The time had come to add another room to my house. I can't say that I wasn't repeatedly warned but, of course, it's only human to say, "It won't happen to me."
My family and friends advised me to forget the project. They tried to assure me that I wouldn't have the time, energy or patience to work with contractors. They told me horror stories of their experiences, which should have been enough to frighten off any sane individual. I ignored their advice and found a contractor who seemed reliable, honest, attentive, efficient, experienced and able--in fact, a man who had all the attributes I was warned I'd never find in a contractor.
The plans were drawn and, in a few weeks, the work commenced. I recall the starting date because it coincided with the construction of the Security Pacific Bank Towers in downtown Los Angeles.
For the first few weeks, it appeared that the job was progressing so smoothly it would be completed in a month or so. Five or six workers were constantly pounding, digging, drilling and measuring. But it was not long before I noted that there were fewer workers arriving, and it became more and more difficult to find what was accomplished at the end of a day.
During this time I had to step lightly over stray nails and tools, which were scattered everywhere, along with sacks of plaster and cement, and dust. With walls open to the great outdoors, I was treated to chilling winds, drafts and all sorts of night sounds, which I had never before experienced.
Through it all, I remained a model of patience and understanding. I could not believe that the contractor held anything against me. There was no reason why he should deliberately cause me discomfort. I, therefore, said nothing when, one evening, I found that the electricity had been disconnected without my knowledge. I did not complain when temporary boards broke and I fell through a hole in the floor. I even kept my silence when the wind and rain blew down a makeshift wall and stained artwork and carpets.
In the meantime, months passed. I had only to look at the Security Pacific Bank Towers rising steadily over the skyline of Los Angeles to suspect that there was something very wrong about all of this. I felt my frustration mounting. I finally reached the breaking point when I returned to the house late one evening, after a tiring lecture tour, to find that my front porch had been removed. That did it! I had had enough. I went straight for the telephone and called my contractor. Very much out of character, I heard myself shouting threats, accusations and unleashing months of pent-up anger. I threatened to withhold payment, sue, call the Better Business Bureau and the local TV consumer advocate. I think I even suggested violence.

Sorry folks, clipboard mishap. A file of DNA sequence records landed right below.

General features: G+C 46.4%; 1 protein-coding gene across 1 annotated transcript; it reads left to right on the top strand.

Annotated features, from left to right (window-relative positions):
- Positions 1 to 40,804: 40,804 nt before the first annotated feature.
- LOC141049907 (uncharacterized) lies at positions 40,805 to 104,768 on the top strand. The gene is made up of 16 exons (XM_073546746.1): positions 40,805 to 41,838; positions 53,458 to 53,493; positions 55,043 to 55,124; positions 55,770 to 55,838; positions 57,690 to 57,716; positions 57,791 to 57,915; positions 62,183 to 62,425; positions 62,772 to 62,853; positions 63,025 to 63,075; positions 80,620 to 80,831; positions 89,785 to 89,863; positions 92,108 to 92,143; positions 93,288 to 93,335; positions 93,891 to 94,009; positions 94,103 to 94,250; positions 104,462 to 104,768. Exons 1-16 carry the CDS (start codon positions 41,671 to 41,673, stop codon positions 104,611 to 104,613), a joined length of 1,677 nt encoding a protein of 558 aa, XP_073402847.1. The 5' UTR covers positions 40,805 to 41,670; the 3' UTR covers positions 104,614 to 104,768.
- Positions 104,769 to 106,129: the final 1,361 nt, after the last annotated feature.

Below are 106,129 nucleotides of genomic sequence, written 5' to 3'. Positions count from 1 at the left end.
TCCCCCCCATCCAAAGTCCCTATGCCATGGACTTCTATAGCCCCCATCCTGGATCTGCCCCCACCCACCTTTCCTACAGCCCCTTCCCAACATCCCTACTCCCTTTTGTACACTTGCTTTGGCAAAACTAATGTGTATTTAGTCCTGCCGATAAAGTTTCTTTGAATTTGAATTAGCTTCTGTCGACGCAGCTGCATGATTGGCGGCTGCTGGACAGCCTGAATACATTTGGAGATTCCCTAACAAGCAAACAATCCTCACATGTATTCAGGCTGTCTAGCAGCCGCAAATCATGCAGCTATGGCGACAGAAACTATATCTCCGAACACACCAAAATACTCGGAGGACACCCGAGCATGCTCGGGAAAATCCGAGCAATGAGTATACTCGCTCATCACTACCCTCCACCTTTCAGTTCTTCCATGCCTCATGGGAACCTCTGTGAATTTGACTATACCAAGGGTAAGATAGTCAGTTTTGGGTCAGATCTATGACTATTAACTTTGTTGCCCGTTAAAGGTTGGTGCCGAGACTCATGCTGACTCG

It gave me a wonderful sense of instantaneous relief and a feeling of triumph to slam the receiver into place. But, afterward, I was predictably overwhelmed with feelings of guilt. What could I have been unthinking to have insulted another human being in such an unforgivable manner?
I decided, after cooling off, to apologize the next day. At dawn the following morning, a full crew of workers descended on my house, apparently instructed to finish the project. (By this time, of course, the Security Pacific Towers were ready for occupancy!)
When the job was at last completed, I sat down with my contractor. For both our sakes, I felt we needed to clear the air. "I would like to understand something," I told him. "Why was it that as long as I was kind, patient and understanding, you neglected me, and as soon as I behaved like an animal--shouting, threatening--you immediately responded and did your job? I'd really like to know because it's a sad phenomenon I've found in my other human transactions as well."
He was silent for a while, then he smiled and said, "You're really something!" Then he left. Certainly human behavior is unpredictable and strange. But why kindness is so often taken for naivete, while rudeness gets a response, remains a great mystery.